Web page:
III. Discussion
In affirming ONHIR’s denial of benefits, the IHO found that Ms. Singer had failed to establish that she was a head of household prior to July 7, 1986. (Doc. 15-7 at 15-16.) He primarily rationalized that she could not prove head of household status because her June 8, 1985 tribal ceremonial marriage—conducted two months shy of her sixteenth birthday—was invalid under 9 N.N.C. § 5(2)(1977), which provided that a non-pregnant woman must reach sixteen years of age before marrying. (Id.) The IHO also rejected Ms. Singer’s contention that, despite flaws in her ceremonial marriage, she nevertheless became a head of household by means of a common law marriage at some point prior to July 7, 1986, explaining,
Applicant [ ] insists that there are other exceptions based on ... common law recognition of marriage ... None of these proposed exceptions are recognized in the Tribal Code [and] are not sustainable under any construction of the Navajo Tribal ordinance prescribing a minimum age of 16 for a female to marry[.]
(Id.) Simply put, the IHO determined that Ms. Singer could not satisfy the head of household requirement through any alleged common law marriage because the Navajo Code did not recognize common law marriages at the time, and in—any event—the Navajo Code would not recognize any sort of marriage entered into before age sixteen. However, at oral argument, the parties agreed that the Navajo Code did recognize common law marriage during the relevant period, and that Ms. Singer could have entered one following her sixteenth birthday.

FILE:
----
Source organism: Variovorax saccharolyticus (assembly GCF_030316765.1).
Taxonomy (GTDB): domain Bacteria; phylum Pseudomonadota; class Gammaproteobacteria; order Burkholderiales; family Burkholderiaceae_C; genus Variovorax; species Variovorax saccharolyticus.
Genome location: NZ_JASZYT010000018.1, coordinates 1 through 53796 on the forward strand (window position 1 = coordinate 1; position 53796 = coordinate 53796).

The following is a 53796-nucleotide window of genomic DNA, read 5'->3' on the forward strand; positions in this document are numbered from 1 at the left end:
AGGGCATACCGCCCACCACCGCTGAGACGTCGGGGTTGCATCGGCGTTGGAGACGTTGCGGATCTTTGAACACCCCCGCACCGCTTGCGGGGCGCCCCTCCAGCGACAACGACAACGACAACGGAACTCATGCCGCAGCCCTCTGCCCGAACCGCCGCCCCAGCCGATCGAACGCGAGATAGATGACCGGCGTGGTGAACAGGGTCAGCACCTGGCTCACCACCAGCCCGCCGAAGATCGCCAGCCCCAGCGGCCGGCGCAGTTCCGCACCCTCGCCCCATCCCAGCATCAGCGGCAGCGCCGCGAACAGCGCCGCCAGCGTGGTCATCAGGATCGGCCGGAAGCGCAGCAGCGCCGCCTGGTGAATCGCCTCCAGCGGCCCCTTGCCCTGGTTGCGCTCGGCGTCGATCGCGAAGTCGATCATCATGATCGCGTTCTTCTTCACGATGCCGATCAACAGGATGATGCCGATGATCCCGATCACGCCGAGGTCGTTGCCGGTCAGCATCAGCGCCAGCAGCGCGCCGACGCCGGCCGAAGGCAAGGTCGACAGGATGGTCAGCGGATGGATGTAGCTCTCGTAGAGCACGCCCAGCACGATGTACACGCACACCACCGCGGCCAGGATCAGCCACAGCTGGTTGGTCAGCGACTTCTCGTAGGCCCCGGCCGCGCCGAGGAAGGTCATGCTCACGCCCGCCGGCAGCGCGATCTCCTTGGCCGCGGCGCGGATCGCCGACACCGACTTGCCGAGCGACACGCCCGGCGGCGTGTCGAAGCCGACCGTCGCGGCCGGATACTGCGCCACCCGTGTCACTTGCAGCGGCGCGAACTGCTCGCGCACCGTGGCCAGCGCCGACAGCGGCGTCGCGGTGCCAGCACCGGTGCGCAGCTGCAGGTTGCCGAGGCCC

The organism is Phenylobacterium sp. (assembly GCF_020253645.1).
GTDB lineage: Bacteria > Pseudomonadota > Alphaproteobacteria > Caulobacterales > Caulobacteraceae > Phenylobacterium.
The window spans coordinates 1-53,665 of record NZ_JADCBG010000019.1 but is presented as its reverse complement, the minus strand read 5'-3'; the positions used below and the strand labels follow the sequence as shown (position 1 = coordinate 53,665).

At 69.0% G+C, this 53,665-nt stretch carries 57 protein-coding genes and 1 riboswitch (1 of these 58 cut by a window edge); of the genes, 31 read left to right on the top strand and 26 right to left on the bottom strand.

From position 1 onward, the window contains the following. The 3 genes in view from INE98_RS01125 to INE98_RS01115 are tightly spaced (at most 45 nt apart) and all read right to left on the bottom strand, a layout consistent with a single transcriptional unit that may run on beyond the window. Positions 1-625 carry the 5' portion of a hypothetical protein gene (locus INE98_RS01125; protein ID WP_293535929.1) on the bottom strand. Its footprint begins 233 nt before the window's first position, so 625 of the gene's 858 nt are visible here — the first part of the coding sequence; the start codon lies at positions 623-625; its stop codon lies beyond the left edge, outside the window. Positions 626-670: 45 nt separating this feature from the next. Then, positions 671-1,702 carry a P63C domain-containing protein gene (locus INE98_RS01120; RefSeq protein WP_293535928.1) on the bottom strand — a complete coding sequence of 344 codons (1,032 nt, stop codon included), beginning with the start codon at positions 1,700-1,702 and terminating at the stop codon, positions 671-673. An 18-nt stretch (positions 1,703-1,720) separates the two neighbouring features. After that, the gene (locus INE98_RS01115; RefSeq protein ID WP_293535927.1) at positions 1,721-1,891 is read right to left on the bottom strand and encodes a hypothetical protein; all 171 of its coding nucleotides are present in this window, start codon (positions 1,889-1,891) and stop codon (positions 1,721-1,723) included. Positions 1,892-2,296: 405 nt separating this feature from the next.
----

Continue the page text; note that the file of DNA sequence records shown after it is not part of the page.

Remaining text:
In support, the parties point to 9 N.T.C. § 61 (1977) which reads,
All purported marriages of members of the Navajo Tribe, not contracted by church, state or Tribal custom ceremony as defined by the resolutions of the Tribal Council, wherein such members were or are recognized as man and wife in their community, are validated and recognized as valid Tribal custom marriages from the date of their inception.
Notably, ONHIR conceded at oral argument that Ms. Singer was a party to a common law marriage prior to July 7, 1986. Pivoting from prior positions, it instead argues that Ms. Singer merely does not qualify for benefits because she failed to submit a judgment, pursuant to 9 N.T.C. § 62, evidencing the validity of her common law marriage to the IHO. In contrast, Ms. Singer suggests that she was not required to acquire or submit such a judgment in order to prevail because 9 N.T.C. § 61 renders all common law marriages automatically valid from their inception, § 62 merely details the procedure for procuring evidence of validity that is unnecessary for validation, and she has other evidence to prove the validity of her common law marriage. The plain language of § 62(a) supports Ms. Singer’s position: